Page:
Thereby, it seeks a link to liability and compensation. Demands for L&D finance are not treated as humanitarian aid or charity. They are viewed as reparations owed for climate damages. As a result, the needle has moved at an excruciatingly slow pace on any concrete fund transfer since wealthy countries are keen to avoid endless litigation.

At the 26th Conference of Parties to the UNFCCC in Glasgow, the Group of 77 and China (G77) negotiating bloc had united in their demand for a L&D finance facility to disburse funds to those affected by climate impacts today. G77 represents more than 80 per cent of the world’s population.

Pakistan currently chairs the G77. The demand was pushed back and watered down to a “dialogue” by developed countries. The Glasgow Dialogue on L&D finance commenced at the meeting of the Subsidiary Bodies in Bonn in June 2022, but concluded as no more than a series of fragmented discussions on the landscape of issues.

At a side event on June 13, Nabeel Munir, Pakistan ambassador and present G77 Chair, lamented that the “ask” from the G77 at Glasgow was the establishment of a finance facility. “That’s a tangible outcome. ‘Discussions’ and a ‘dialogue’ are not a tangible outcome. Those are a talk shop and nothing more,” he added. 

Pakistan is in as vulnerable position as a developing nation can be. It is deeply entrenched in a debt crisis, owing $38 billion in debt repayments this year. It is responsible for less than one per cent of historical GHG emissions.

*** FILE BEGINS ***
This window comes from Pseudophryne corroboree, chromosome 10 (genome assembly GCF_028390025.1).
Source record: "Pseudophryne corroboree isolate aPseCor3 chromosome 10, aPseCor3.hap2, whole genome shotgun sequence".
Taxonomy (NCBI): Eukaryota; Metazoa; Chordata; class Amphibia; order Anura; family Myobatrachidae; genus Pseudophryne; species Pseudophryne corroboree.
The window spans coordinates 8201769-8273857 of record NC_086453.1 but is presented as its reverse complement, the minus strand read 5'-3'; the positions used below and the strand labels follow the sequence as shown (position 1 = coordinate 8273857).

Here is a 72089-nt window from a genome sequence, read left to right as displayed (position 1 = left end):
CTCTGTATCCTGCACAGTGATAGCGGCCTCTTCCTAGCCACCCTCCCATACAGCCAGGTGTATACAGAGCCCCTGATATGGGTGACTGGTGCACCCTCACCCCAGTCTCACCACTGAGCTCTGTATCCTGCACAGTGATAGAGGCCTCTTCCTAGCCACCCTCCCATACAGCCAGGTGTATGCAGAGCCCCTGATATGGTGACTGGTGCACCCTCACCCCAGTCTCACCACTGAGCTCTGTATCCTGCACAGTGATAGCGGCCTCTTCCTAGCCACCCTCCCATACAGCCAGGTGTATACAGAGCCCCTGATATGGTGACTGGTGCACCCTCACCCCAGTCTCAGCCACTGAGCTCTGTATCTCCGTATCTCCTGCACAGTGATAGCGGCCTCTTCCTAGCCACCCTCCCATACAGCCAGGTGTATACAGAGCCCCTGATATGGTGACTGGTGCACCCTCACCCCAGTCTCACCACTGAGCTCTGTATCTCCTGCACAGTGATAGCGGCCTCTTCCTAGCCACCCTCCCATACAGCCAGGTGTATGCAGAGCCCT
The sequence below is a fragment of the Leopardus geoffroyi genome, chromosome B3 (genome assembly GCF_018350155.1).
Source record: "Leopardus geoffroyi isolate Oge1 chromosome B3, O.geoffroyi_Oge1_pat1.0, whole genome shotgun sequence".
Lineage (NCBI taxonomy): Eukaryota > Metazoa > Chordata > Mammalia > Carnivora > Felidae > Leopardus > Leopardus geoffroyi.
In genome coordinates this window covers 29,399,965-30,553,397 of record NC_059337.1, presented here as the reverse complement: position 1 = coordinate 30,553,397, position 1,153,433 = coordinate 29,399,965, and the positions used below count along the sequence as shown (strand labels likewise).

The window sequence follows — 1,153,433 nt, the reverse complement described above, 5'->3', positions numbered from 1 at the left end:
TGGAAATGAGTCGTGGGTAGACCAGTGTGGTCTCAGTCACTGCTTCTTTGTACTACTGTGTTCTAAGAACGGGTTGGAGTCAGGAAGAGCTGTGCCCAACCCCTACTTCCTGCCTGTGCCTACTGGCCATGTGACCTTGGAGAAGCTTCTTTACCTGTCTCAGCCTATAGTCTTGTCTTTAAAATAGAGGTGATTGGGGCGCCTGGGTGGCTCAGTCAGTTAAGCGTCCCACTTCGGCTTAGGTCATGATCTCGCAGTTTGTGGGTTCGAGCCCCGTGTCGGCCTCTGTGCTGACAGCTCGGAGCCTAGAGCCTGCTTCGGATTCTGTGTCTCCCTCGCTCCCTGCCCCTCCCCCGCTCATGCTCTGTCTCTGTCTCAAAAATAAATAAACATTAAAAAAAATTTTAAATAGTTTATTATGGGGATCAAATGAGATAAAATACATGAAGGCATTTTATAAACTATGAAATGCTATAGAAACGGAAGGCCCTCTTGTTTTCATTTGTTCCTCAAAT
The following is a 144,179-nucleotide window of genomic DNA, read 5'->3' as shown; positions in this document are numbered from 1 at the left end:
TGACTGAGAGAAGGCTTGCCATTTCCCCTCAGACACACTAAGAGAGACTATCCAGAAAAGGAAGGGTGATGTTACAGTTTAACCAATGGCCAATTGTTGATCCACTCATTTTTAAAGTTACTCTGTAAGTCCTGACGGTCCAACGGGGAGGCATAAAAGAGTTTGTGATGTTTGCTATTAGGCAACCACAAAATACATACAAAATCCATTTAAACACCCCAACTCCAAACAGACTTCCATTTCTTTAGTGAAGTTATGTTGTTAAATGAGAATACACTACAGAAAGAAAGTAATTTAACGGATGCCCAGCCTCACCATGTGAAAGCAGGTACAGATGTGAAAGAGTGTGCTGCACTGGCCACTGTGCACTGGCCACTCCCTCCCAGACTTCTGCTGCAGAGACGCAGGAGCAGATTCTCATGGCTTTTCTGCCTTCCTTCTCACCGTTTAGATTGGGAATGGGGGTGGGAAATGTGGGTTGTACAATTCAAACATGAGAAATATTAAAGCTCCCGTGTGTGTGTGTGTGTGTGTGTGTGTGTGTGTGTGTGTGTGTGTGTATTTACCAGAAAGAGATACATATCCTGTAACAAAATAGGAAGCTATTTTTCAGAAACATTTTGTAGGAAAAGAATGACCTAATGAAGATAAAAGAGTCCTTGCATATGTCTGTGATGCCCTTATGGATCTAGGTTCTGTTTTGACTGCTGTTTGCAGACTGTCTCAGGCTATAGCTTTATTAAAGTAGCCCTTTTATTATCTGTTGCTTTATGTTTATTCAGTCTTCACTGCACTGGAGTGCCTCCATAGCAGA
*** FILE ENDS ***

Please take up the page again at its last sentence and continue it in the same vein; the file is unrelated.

Its losses from flooding have been preliminarily estimated at $10 billion to $12.5 billion, with cascading impacts on inflation, poverty, unemployment and economic growth.

The State Bank of Pakistan used satellite images of the Space and Upper Atmosphere Research Commission (SUPARCO) to assess agricultural losses, while economic losses have been estimated on “the basis of disrupted economic activities hit in all districts and tehsils in the flood-affected areas,” according to reports.

In addition, the trauma of displacement for those who have survived, inflicts damage that cannot necessarily be evaluated with a rupee value. In climate policy parlance, these are termed non-economic losses.

Sunita Narain, director-general of the Centre for Science and Environment, believes that we need to “put a human face” on climate-induced disasters. Accurately estimating the costs of disasters at a regional level frequently, with numbers on losses and damages, is crucial.

“With each disaster, people lose their ability to cope. It becomes more and more difficult for them to pick up the pieces and start again. They have no alternative than to migrate — to look for places that are less exposed to the wrath of nature. But soon, there will be no safe ground to escape to,” she writes.

At the UNFCCC level, the fight will now move to making L&D a formal agenda item at CoP27 in Egypt, in order to derive a substantial outcome. For this, consensus is required both across developing and developed country blocs, as well as within developing country blocs themselves.